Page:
By Jim Garamone
DoD News, Defense Media Activity
WASHINGTON, Oct. 8, 2014 – The potential spread of Ebola into Central and Southern America is a real possibility, the commander of U.S. Southern Command told an audience at the National Defense University here yesterday.
“By the end of the year, there’s supposed to be 1.4 million people infected with Ebola and 62 percent of them dying, according to the [Centers for Disease Control and Prevention],” Marine Corps Gen. John F. Kelly said. “That’s horrific. And there is no way we can keep Ebola [contained] in West Africa.”
If it comes to the Western Hemisphere, many countries have little ability to deal with an outbreak of the disease, the general said.
“So, much like West Africa, it will rage for a period of time,” Kelly said.
This is a particularly possible scenario if the disease gets to Haiti or Central America, he said. If the disease gets to countries like Guatemala, Honduras or El Salvador, it will cause a panic and people will flee the region, the general said.
“If it breaks out, it’s literally, ‘Katie bar the door,’ and there will be mass migration into the United States,” Kelly said. “They will run away from Ebola, or if they suspect they are infected, they will try to get to the United States for treatment.”
Also, transnational criminal networks smuggle people and those people can be carrying Ebola, the general said. Kelly spoke of visiting the border of Costa Rica and Nicaragua with U.S. embassy personnel. At that time, a group of men “were waiting in line to pass into Nicaragua and then on their way north,” he recalled.
“The embassy person walked over and asked who they were and they told him they were from Liberia and they had been on the road about a week,” Kelly continued. “They met up with the network in Trinidad and now they were on their way to the United States — illegally, of course.”
Those men, he said, “could have made it to New York City and still be within the incubation period for Ebola.”
Kelly said his command is in close contact with U.S. Africa Command to see what works and what does not as it prepares for a possible outbreak in the area of operations.
March 8, 2012
I had dinner the other night with a bank executive in charge of government finance who told me that the aggregate spend of all the infrastructure projects in Panama totals more than $13 billion. This is roughly 50% of the entire Panamanian economy.
The equivalent in the United States would be the government announcing a ‘Rebuild America’ infrastructure spending initiative in the range of $8 TRILLION! No doubt, it’s a lot of money for this small country.
Panama (and particularly Panama City) has been in a seemingly perpetual state of construction for nearly 10-years. The long boom in residential construction created an impressive skyline of condo towers along the new Cinta Costera. But residential demand peaked and petered several years ago.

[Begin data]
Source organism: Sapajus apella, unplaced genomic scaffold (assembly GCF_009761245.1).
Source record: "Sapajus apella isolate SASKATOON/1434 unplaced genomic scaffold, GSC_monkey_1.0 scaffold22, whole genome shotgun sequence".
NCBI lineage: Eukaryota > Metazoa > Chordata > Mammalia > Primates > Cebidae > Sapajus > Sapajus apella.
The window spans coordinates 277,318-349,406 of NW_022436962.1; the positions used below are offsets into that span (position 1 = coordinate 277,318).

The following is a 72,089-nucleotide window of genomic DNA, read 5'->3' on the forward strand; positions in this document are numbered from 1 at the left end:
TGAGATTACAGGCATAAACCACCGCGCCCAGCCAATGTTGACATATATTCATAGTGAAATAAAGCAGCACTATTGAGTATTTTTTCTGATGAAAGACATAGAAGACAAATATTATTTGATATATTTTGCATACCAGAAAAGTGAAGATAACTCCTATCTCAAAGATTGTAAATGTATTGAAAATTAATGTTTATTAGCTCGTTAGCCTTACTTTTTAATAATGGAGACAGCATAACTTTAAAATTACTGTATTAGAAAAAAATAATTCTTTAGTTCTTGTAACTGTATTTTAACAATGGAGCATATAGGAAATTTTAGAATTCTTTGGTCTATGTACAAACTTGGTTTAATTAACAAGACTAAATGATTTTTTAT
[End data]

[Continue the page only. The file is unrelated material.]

In an effort to keep the party going, the government has essentially swapped a residential construction boom for an infrastructure boom.
There are so many projects here, you’d think you were in Chonqing, China. And it’s made life miserable for anyone who has to get into an automobile– Panama City’s already dismal traffic has now become utterly hopeless.
The real issue is that Panama’s debt has been steadily rising to finance several projects. In many cases, the debt increase has outpaced the country’s dizzying GDP growth. For example, Panama’s debt rose 10.3% in 2010, while GDP only increased 7.5%.
According to some of my local attorneys who work on the deals, many of these infrastructure projects are now being creatively financed: selling bonds of off-the-books quasi-government entities that own securitized future cash flows.
It’s all an elaborate process to keep the debt from hitting the government balance sheet and obfuscating Panama’s true fiscal status. Official debt is now hovering near 50% of GDP, but the actual figure is much higher.
It’s possible that some of these projects will prove to be good investments– it’s not the same as Chinese ghost cities down here, Panama has legitimate infrastructure needs and is building accordingly.
What remains to be seen, though, is what happens after the infrastructure projects are complete in, say, another 5-years. The hope is that the real economy will have grown enough to absorb the loss of infrastructure spending. This supposition is not out of the question… but it’s definitely not guaranteed.
For now, nobody seems to mind. People are working, they’re making money, the country is improving… and except for the obvious and ridiculously high inflation rate, life is good.
To be clear, Panama is definitely a good news story. It has had one of the most resilient economies in Latin America over the past few years, and perhaps more than anywhere else in Central America, Panama has a very clear (and growing) middle class.
When you go out at night, you see Panamanians out on the town spending their discretionary income… and I mean regular Panamanians, not just the Porsche-driving 20-year olds who inherited papi’s business.
A strong middle class with disposable income is important in any healthy economy, and its emergence marks the transition from ‘developing’ to ‘developed’ nation. Panama still has a -long- way to go, but it’s moving in the right direction.
When I think back to how this place used to be 10-years ago (and all the years in between that I spent here) versus today, the positive change is overwhelming. When I think about how places like the US and Europe used to be 10-years ago, the change is resoundingly negative.
It’s this trend, by far, that’s most important.
Read more posts on Sovereign Man »